Things changed for young Frank Levy when his mother, who had read Mein Kampf and had taken it seriously, uprooted her German Jewish family and settled them in Palestine in 1936 in spite of some family ridicule. Frank adapted well into the life of his new homeland although it was harder for his parents. It was the time of Arab riots, Jewish underground fighting groups, and illegal Jewish immigrants trying to land by boat in Tel Aviv. Meanwhile, in Europe, World War II was closing in on the family left behind. Frank’s parents decided to move to America but were afraid that as Frank was devoted to his new land, he would refuse to accompany them so they told him it was only for a vacation. When he learned they were there to stay, he resolved that he would never again be at the mercy of someone else’s decision making but choose his own path from that time forward.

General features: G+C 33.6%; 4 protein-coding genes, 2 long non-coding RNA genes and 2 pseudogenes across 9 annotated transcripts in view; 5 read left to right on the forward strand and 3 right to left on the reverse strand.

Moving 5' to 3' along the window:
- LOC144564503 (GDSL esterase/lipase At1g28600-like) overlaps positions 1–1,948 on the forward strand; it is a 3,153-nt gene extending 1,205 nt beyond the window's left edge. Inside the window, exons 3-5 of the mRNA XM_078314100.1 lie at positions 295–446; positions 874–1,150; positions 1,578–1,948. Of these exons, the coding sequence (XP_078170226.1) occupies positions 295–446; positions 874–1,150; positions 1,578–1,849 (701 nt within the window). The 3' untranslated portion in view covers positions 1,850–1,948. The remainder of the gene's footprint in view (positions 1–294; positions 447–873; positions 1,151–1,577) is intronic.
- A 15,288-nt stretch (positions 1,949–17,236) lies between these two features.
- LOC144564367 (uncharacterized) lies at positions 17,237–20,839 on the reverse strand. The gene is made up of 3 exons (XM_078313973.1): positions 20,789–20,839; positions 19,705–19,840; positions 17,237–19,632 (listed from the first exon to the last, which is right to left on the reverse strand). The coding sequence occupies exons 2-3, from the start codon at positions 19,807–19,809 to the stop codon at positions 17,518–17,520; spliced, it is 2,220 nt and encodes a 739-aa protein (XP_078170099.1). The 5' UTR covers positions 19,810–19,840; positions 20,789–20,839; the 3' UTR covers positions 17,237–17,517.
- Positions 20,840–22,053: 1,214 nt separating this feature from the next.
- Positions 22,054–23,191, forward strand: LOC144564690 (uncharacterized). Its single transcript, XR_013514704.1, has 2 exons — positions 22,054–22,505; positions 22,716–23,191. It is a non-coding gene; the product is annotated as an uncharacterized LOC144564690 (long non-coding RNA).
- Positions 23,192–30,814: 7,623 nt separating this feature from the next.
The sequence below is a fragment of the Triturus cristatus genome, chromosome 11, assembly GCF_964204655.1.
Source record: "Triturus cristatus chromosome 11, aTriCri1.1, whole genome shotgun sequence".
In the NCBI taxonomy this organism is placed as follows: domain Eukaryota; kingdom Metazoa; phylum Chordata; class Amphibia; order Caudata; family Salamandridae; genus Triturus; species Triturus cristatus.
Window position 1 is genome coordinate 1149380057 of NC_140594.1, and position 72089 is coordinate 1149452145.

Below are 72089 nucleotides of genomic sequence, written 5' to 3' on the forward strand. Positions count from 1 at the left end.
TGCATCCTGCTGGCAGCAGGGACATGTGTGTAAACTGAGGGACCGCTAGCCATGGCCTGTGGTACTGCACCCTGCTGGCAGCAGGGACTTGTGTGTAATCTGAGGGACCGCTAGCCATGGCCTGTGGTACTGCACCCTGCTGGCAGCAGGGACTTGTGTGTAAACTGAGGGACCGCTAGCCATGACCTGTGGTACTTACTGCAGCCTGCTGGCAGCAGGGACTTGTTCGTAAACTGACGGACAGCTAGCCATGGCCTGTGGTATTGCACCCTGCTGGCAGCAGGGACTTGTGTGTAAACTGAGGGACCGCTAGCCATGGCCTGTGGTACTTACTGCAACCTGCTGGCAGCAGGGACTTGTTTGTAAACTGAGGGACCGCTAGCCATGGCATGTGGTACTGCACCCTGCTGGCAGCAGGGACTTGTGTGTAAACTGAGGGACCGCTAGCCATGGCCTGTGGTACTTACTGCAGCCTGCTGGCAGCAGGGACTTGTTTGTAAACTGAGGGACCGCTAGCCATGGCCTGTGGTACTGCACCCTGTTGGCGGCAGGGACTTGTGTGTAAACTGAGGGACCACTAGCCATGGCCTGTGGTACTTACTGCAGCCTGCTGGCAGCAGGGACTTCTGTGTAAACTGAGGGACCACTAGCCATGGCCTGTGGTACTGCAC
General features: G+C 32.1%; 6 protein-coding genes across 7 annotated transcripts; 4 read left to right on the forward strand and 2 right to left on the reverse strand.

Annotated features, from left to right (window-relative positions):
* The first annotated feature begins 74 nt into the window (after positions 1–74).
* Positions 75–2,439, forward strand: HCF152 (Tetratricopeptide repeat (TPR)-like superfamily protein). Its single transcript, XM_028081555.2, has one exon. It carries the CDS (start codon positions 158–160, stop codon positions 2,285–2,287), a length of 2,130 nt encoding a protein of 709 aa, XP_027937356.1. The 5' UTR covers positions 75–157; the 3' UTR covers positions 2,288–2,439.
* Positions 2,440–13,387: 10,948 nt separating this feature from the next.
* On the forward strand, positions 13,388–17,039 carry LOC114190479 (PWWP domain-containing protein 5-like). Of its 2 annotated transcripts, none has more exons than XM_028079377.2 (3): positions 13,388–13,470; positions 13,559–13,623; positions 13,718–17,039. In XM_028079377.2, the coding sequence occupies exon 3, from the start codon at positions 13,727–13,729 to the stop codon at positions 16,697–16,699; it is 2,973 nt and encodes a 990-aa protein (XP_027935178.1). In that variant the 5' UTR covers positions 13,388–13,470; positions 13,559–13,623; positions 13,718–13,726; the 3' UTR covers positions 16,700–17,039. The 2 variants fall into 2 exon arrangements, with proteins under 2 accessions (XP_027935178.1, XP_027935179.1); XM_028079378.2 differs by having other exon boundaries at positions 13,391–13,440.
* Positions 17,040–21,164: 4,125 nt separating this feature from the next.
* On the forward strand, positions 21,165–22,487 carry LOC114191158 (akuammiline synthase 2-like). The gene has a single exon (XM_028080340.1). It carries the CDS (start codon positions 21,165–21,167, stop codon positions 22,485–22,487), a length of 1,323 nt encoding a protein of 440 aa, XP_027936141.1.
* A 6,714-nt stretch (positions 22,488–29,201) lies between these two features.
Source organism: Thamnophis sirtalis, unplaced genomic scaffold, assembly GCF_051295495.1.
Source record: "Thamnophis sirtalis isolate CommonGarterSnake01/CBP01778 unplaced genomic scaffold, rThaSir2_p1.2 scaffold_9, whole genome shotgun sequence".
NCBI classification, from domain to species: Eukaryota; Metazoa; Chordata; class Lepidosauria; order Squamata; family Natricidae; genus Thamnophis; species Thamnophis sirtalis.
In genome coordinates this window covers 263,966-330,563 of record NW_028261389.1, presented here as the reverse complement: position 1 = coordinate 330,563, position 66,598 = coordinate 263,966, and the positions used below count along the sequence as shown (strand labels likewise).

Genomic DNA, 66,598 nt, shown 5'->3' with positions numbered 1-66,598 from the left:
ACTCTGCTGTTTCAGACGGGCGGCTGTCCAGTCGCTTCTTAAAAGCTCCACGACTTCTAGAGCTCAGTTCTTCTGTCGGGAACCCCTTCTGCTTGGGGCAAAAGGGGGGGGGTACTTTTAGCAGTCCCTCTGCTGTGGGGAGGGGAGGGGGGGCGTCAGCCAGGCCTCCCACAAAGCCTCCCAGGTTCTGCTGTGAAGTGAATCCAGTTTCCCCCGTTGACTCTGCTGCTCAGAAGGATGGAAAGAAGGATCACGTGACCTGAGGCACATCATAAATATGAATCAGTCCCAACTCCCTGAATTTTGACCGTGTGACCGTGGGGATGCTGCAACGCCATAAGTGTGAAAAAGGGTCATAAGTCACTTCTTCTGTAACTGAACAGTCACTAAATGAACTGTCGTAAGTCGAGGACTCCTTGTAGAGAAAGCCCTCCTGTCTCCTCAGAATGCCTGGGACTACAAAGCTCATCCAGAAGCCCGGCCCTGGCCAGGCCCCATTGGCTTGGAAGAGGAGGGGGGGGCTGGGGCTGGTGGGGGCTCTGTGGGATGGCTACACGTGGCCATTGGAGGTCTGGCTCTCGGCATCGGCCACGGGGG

Marilyn, the wife Frank married after the death of his first wife, tells her husband’s story here with great feeling and deep respect. She tells of his time both in Israel and America and describes both business and family events. She focuses mainly on character traits such as resilience and optimism and portrays him as a role model from whom others can learn as they navigate the intricacies of life.
Recommended for ages 12 – 16.